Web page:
Hong Kong lifeguards abusing sick leave, says watchdog’s report
Leisure and Culture Services Department’s monitoring too lax, says Ombudsman
The city’s beaches and public swimming pools have closed more often in recent years owing to a lack of lifeguards and an increasing trend for them to abuse sick leave, a government watchdog said.
But a lifeguards’ union said taking sick leave was a part of the strike action by its members to pressure the Leisure and Cultural Services Department into employing more staff to ease their workload.
The number of lifeguards suspected of lying about their health to skip work increased from four in 2011 to 57 last year, comprising 80 per cent of all sick leave cases under the department, an Ombudsman report released yesterday, said.
One lifeguard alone took 237 days of sick leave in the last year, adding up to a total of 537 days in six years of service between 2010 and last year. On at least six occasions, this led to his pool being closed.
While the Office of the Ombudsman said it did not know whether the lifeguard in this extreme case had genuinely been sick, it added that the department’s monitoring of sick leave was lax compared to other government departments.
“I believe part of the reason for the increasing trend of abuse was that some members took sick leave as part of their strike actions,” Alex Kwok Siu-kit, spokesman for the Hong Kong and Kowloon Life Guard’s Union, said.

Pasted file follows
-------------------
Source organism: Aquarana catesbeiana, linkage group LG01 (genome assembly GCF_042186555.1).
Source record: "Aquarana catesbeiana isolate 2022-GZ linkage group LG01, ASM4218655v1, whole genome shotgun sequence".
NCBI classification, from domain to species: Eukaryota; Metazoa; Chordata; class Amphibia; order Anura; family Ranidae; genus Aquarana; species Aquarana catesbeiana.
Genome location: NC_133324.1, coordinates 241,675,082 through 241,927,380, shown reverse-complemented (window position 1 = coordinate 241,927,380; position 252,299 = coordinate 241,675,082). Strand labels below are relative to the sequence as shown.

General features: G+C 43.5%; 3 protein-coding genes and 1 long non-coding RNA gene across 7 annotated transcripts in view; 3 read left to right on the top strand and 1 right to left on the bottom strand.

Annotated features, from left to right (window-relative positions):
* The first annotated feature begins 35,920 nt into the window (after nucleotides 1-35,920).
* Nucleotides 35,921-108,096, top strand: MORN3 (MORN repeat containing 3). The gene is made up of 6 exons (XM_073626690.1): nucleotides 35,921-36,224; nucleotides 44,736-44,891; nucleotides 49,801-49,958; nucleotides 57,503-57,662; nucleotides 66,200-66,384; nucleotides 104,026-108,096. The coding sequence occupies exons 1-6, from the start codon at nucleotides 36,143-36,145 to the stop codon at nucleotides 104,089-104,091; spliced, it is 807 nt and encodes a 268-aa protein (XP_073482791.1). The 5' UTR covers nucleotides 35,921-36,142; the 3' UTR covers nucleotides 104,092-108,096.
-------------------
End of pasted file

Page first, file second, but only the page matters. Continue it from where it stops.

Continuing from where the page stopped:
The union staged two massive strikes this year, calling on the government to employ more lifeguards, raise the retirement age to 65, and improve pay grades.
Kwok said there has been a shortfall of around 200 lifeguards since the department cut their headcount by a third in 2004.
Under the Civil Service Regulations, the department can take disciplinary action if there is evidence of any misconduct. It can also require an employee to produce a medical certificate from a government clinic.
But the watchdog said the department’s requirement for medical certificates from staff members applying for sick leave was not as strict compared to other government departments.
It also pointed out that the strain on manpower was particularly bad in summer, between June andAugust, as some lifeguards would go on vacation in this peak period.
Some lifeguards had also not yet completed or even participated in the induction training programme, including diving lessons, leading to concerns about their competence.
The report suggested that the department follow the practices of other departments in monitoring suspected abuse of sick leave, reviewing lifeguards’ target time of completing training courses, and exploring more flexible ways of hiring seasonal lifeguards.
Employing lifeguards according to seasonal needs has become more difficult in recent years, with more than 100 vacancies in 2016.
A spokesman for the department said it accepted the report and would carefully study the recommendations.